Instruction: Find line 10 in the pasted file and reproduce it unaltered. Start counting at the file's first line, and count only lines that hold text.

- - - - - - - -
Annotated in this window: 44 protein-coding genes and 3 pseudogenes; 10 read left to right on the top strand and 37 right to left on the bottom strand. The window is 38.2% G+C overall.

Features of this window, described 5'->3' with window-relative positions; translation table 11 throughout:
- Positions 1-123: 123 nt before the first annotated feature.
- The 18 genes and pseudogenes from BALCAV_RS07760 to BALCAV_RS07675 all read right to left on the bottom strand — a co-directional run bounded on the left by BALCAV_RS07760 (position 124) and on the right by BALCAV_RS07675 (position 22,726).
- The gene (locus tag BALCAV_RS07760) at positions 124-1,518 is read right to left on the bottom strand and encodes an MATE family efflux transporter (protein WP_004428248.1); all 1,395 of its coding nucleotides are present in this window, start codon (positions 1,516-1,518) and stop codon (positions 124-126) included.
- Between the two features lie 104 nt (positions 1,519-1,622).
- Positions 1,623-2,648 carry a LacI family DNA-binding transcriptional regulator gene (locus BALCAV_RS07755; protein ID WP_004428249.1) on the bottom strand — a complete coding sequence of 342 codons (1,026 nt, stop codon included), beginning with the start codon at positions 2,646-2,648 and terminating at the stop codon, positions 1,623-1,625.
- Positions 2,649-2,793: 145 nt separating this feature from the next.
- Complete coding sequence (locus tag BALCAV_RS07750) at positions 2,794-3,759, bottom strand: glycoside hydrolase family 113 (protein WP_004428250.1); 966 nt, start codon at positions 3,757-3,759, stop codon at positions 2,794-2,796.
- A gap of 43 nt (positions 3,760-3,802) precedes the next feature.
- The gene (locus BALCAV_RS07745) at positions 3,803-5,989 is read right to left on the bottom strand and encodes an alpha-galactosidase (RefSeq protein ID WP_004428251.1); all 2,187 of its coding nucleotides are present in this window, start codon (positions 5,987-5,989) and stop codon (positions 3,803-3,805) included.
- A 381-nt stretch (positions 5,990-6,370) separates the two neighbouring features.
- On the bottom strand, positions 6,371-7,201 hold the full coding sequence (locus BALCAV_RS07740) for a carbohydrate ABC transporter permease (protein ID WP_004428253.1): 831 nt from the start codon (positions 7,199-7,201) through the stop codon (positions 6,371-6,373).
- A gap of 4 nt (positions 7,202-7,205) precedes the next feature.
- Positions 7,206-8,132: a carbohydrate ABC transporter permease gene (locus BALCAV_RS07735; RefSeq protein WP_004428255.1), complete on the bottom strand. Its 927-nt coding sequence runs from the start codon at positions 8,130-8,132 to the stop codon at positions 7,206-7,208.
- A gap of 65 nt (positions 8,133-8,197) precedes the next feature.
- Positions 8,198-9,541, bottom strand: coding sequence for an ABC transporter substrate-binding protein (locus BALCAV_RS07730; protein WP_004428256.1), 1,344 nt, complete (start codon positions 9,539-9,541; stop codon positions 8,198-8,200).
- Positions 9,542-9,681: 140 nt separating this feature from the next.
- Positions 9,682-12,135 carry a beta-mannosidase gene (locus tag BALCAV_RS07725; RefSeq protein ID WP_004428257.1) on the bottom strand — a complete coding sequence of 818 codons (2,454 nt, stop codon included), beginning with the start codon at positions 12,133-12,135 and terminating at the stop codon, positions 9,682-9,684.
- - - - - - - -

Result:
- A gap of 43 nt (positions 3,760-3,802) precedes the next feature.